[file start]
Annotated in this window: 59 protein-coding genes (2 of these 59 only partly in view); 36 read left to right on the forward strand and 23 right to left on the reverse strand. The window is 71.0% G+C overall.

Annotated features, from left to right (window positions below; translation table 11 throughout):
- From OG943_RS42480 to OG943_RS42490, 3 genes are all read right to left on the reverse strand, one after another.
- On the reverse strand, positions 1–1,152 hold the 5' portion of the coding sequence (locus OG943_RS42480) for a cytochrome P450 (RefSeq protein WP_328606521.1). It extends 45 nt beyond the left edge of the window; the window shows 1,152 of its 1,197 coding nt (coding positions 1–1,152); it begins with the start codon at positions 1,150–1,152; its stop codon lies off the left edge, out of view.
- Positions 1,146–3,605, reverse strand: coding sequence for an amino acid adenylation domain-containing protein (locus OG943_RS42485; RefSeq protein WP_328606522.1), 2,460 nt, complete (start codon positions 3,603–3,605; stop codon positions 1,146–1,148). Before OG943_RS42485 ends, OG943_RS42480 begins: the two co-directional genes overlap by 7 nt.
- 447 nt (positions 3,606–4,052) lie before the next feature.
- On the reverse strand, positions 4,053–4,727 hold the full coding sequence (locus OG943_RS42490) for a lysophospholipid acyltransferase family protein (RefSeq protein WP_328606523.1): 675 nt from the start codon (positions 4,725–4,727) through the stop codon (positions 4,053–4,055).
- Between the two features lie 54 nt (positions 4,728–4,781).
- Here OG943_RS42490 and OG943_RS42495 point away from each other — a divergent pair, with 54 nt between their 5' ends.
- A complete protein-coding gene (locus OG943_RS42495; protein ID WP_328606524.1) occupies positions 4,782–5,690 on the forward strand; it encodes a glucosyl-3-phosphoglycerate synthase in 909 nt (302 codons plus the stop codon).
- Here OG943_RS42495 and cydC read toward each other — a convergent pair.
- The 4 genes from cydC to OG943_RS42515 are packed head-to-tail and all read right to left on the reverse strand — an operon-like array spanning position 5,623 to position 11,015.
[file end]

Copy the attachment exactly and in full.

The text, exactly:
Annotated in this window: 59 protein-coding genes (2 of these 59 only partly in view); 36 read left to right on the forward strand and 23 right to left on the reverse strand. The window is 71.0% G+C overall.

Annotated features, from left to right (window positions below; translation table 11 throughout):
- From OG943_RS42480 to OG943_RS42490, 3 genes are all read right to left on the reverse strand, one after another.
- On the reverse strand, positions 1–1,152 hold the 5' portion of the coding sequence (locus OG943_RS42480) for a cytochrome P450 (RefSeq protein WP_328606521.1). It extends 45 nt beyond the left edge of the window; the window shows 1,152 of its 1,197 coding nt (coding positions 1–1,152); it begins with the start codon at positions 1,150–1,152; its stop codon lies off the left edge, out of view.
- Positions 1,146–3,605, reverse strand: coding sequence for an amino acid adenylation domain-containing protein (locus OG943_RS42485; RefSeq protein WP_328606522.1), 2,460 nt, complete (start codon positions 3,603–3,605; stop codon positions 1,146–1,148). Before OG943_RS42485 ends, OG943_RS42480 begins: the two co-directional genes overlap by 7 nt.
- 447 nt (positions 3,606–4,052) lie before the next feature.
- On the reverse strand, positions 4,053–4,727 hold the full coding sequence (locus OG943_RS42490) for a lysophospholipid acyltransferase family protein (RefSeq protein WP_328606523.1): 675 nt from the start codon (positions 4,725–4,727) through the stop codon (positions 4,053–4,055).
- Between the two features lie 54 nt (positions 4,728–4,781).
- Here OG943_RS42490 and OG943_RS42495 point away from each other — a divergent pair, with 54 nt between their 5' ends.
- A complete protein-coding gene (locus OG943_RS42495; protein ID WP_328606524.1) occupies positions 4,782–5,690 on the forward strand; it encodes a glucosyl-3-phosphoglycerate synthase in 909 nt (302 codons plus the stop codon).
- Here OG943_RS42495 and cydC read toward each other — a convergent pair.
- The 4 genes from cydC to OG943_RS42515 are packed head-to-tail and all read right to left on the reverse strand — an operon-like array spanning position 5,623 to position 11,015.